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The 9 Ways Entrepreneurs Self-Sabotage Their Careers
Self-sabotaging entrepreneurs

As entrepreneurs we often have no one to answer to but ourselves. Our day-to-day activities are not monitored and if we decide to spend the afternoon on the golf course, it’s up to us. But just remember, distractions, such as checking your Facebook page, golfing or analyzing your Fantasy Football team in the middle of the day, kill productivity. In fact, if habitual, these activities are self-sabotaging.

We live in a world of constant temptation and instant gratification. There are thousands of distractions at our fingertips. And the more successful you become, the more opportunity there will be to get side-tracked.

I’ve prepared a list of the most common ways entrepreneurs self-sabotage their careers. I provide this list not to lecture, but rather to help you become more conscious throughout the day of the most likely hindrances to your success.


9 Ways Entrepreneurs Self-Sabotage:


Check emails all hours of the day: Instantly responding to emails is not necessary. Set a time to check and respond to emails every day. Allot 30 to 45 minutes to read and answer emails. If you can’t get to them all in that time, chances are they aren’t worth your time. Pick up the phone and talk to people. It’s quicker anyway – and that’s how deals get done.


Constantly monitoring the state of the economy: Many entrepreneurs will look for scapegoats when their revenue decreases. They don’t want to take a look in the mirror and be accountable, so they look for alternative and out-of-their-control excuses, such as a poor economy. In the current economic environment, I hear this excuse far too much. “Oh, we had a bad quarter because the weather was colder than normal and shoppers stayed home.” Or, “The economy is shitty and it’s tough to sell product.”

People don’t realize it, but by making these types of excuses they are admitting that their success has very little to do with them and a hell of a lot to do with luck. I don’t know about you, but I think my success has a lot to do with the amount of work I put in, not luck.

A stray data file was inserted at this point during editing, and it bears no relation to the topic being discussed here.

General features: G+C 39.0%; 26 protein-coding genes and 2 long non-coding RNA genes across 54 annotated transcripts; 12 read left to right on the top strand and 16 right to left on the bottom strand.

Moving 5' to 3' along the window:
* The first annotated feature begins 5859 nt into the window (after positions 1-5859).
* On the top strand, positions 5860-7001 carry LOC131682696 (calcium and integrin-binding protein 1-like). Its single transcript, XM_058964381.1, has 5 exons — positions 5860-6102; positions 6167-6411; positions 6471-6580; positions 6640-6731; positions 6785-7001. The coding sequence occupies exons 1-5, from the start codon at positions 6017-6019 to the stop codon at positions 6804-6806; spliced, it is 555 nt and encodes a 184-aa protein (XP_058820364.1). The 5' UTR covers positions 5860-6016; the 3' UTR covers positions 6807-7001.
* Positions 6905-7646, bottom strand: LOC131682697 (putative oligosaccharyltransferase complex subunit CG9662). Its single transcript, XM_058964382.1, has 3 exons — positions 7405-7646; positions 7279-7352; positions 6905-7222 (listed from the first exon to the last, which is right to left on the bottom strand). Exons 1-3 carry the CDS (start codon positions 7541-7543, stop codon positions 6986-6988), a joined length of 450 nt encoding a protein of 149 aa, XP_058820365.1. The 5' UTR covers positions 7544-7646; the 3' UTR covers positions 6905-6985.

Listen to their family and friends (especially in the startup-phase): Those who love and care about us often want us to take the safe and so-called guaranteed pay cheque route. Bless their hearts, but they likely don’t know shit about being an entrepreneur, so don’t listen to them and their negativity or doubts. Don’t let their fears and insecurities come in the way of achieving your dreams.

[Tweet “Bless their hearts, but your family and friends don’t know shit about being an entrepreneur, so don’t listen to them.”]

Routinely monitoring Facebook: There are a ton of Facebook addicts out there, and you may be one of them. Stop stalking your friends online and start focusing on your business. Looking at pictures of what your friends did on the weekend during hours when you should be making bread is a joke, and creepy.


Obsess over hobbies: Guilty! I’m a sad, sad, individual. One of my hobbies, so to speak, is Fantasy Football. However, for this upcoming season, I’ve sworn an oath to myself to no longer make trades in Fantasy Football unless it is at night. All it is is an excuse to take a break from work during the day. Not good…


Setting more than 2 To-Do’s per day: Are you one of those entrepreneurs who is constantly dragging and dropping tasks in your calendar for the current day to tomorrow? Start setting out realistic goals for the day, and don’t overwhelm yourself with too many tasks, otherwise none will be done properly or your morale will deplete because you’ll feel you never have enough time.

I set one important task to be done every day. Once that is accomplished, then I focus on the little stuff (i.e. emails, design work, whatever). Besides, as entrepreneurs, it is important we have some flexibility within our day as new and urgent tasks always come up.


Hour-long lunch breaks: Your an entrepreneur, start acting like one. If you want long lunch breaks, go get a 9 to 5… I can’t remember the last time I had a lunch break that didn’t consist of me eating as I worked.


Eat carbs before noon: Thanks to my good friend Chad (visit his awesome fitness site here: who, not coincidentally, is also an entrepreneur, I learnt that the reason I was hitting a wall every day at 10am was because my breakfast was heavy on the carbs. I cut that crap out of my morning diet and it has made a world of difference for my energy levels.

Carbs make you sleepy and groggy. Stick to proteins and light food in the morning. Get the first half of the day done, and keep it productive, before you start eating your wife’s lasagna from last night.


Sleep in: The best entrepreneurs are inspired and can’t wait to start the next day. However, waking up early can be difficult for some, myself included. But it’s a must. What I’ve learnt is that in order to get my ass up early, before 6am, I have to get to sleep early! It’s not rocket science. General Lee once said that every hour of sleep one gets before midnight is worth two hours of sleep after midnight. I agree. During the war, Lee would be in bed, every night, by 10pm and up at 4am, allowing him to scout out the land before battle and get the edge on the Union.


So there you have it. These everyday threats to your entrepreneurial success are very real and have the ability to destroy productivity and profits. At the end of the day, entrepreneurs must maintain an extremely high level of focus, which, in the modern world, is challenging. So long as you are aware of the threats, and are accountable, you’ll be fine. If you find your business results aren’t up to par, ask yourself if you have been self-sabotaging.


Stay hungry,

Aaron Hoddinott signature